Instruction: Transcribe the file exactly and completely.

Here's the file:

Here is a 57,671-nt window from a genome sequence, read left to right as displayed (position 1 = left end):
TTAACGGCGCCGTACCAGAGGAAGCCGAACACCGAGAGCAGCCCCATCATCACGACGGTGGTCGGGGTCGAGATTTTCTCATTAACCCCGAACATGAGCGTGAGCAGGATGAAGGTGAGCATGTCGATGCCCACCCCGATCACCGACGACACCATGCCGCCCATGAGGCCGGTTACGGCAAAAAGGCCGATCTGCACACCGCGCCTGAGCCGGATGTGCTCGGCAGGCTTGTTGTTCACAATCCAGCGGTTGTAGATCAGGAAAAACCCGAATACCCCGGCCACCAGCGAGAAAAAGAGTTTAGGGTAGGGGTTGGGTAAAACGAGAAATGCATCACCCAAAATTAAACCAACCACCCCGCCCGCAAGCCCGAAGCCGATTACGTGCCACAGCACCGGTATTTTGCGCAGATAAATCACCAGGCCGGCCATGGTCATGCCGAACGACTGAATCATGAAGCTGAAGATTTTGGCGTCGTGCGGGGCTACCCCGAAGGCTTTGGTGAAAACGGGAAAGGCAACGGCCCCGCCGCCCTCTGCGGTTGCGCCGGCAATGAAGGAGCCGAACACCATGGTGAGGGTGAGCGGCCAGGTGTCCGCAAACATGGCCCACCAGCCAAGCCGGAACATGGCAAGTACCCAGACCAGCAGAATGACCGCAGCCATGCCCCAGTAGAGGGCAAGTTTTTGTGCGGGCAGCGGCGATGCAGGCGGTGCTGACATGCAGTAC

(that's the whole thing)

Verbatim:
Here is a 57,671-nt window from a genome sequence, read left to right as displayed (position 1 = left end):
TTAACGGCGCCGTACCAGAGGAAGCCGAACACCGAGAGCAGCCCCATCATCACGACGGTGGTCGGGGTCGAGATTTTCTCATTAACCCCGAACATGAGCGTGAGCAGGATGAAGGTGAGCATGTCGATGCCCACCCCGATCACCGACGACACCATGCCGCCCATGAGGCCGGTTACGGCAAAAAGGCCGATCTGCACACCGCGCCTGAGCCGGATGTGCTCGGCAGGCTTGTTGTTCACAATCCAGCGGTTGTAGATCAGGAAAAACCCGAATACCCCGGCCACCAGCGAGAAAAAGAGTTTAGGGTAGGGGTTGGGTAAAACGAGAAATGCATCACCCAAAATTAAACCAACCACCCCGCCCGCAAGCCCGAAGCCGATTACGTGCCACAGCACCGGTATTTTGCGCAGATAAATCACCAGGCCGGCCATGGTCATGCCGAACGACTGAATCATGAAGCTGAAGATTTTGGCGTCGTGCGGGGCTACCCCGAAGGCTTTGGTGAAAACGGGAAAGGCAACGGCCCCGCCGCCCTCTGCGGTTGCGCCGGCAATGAAGGAGCCGAACACCATGGTGAGGGTGAGCGGCCAGGTGTCCGCAAACATGGCCCACCAGCCAAGCCGGAACATGGCAAGTACCCAGACCAGCAGAATGACCGCAGCCATGCCCCAGTAGAGGGCAAGTTTTTGTGCGGGCAGCGGCGATGCAGGCGGTGCTGACATGCAGTAC